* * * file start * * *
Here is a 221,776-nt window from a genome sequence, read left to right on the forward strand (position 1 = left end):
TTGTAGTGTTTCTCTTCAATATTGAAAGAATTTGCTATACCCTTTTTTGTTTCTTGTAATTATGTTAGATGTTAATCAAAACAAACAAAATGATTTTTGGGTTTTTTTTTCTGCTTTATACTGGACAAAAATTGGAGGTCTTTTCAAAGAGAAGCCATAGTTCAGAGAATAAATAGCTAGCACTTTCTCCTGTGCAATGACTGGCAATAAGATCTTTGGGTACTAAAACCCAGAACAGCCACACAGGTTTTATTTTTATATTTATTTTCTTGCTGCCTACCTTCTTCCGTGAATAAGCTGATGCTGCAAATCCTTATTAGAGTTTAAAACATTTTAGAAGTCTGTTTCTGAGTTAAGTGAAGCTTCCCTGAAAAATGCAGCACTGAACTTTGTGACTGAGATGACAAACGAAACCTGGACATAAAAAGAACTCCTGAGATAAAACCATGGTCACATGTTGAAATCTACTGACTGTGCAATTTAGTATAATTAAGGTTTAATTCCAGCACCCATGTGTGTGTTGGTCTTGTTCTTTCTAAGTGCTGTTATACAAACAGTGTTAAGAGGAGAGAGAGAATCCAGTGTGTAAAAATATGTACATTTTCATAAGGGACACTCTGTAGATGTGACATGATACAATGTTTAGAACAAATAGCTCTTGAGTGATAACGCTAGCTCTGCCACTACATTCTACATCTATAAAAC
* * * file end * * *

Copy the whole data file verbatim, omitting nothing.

Here is a 221,776-nt window from a genome sequence, read left to right on the forward strand (position 1 = left end):
TTGTAGTGTTTCTCTTCAATATTGAAAGAATTTGCTATACCCTTTTTTGTTTCTTGTAATTATGTTAGATGTTAATCAAAACAAACAAAATGATTTTTGGGTTTTTTTTTCTGCTTTATACTGGACAAAAATTGGAGGTCTTTTCAAAGAGAAGCCATAGTTCAGAGAATAAATAGCTAGCACTTTCTCCTGTGCAATGACTGGCAATAAGATCTTTGGGTACTAAAACCCAGAACAGCCACACAGGTTTTATTTTTATATTTATTTTCTTGCTGCCTACCTTCTTCCGTGAATAAGCTGATGCTGCAAATCCTTATTAGAGTTTAAAACATTTTAGAAGTCTGTTTCTGAGTTAAGTGAAGCTTCCCTGAAAAATGCAGCACTGAACTTTGTGACTGAGATGACAAACGAAACCTGGACATAAAAAGAACTCCTGAGATAAAACCATGGTCACATGTTGAAATCTACTGACTGTGCAATTTAGTATAATTAAGGTTTAATTCCAGCACCCATGTGTGTGTTGGTCTTGTTCTTTCTAAGTGCTGTTATACAAACAGTGTTAAGAGGAGAGAGAGAATCCAGTGTGTAAAAATATGTACATTTTCATAAGGGACACTCTGTAGATGTGACATGATACAATGTTTAGAACAAATAGCTCTTGAGTGATAACGCTAGCTCTGCCACTACATTCTACATCTATAAAAC